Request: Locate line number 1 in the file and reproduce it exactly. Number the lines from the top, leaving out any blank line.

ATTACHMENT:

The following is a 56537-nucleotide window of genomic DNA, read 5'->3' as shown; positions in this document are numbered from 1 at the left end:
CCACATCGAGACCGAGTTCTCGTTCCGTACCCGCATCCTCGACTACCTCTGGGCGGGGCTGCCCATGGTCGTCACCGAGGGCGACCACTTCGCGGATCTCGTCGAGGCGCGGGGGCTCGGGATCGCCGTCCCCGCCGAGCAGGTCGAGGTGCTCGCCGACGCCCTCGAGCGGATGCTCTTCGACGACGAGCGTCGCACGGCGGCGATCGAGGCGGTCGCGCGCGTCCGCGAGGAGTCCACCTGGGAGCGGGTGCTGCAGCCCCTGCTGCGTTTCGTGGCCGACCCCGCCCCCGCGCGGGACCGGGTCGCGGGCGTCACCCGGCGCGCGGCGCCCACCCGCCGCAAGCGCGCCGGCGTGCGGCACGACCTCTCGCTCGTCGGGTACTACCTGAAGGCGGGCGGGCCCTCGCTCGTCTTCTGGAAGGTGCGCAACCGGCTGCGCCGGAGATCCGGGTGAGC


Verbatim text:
The following is a 56537-nucleotide window of genomic DNA, read 5'->3' as shown; positions in this document are numbered from 1 at the left end: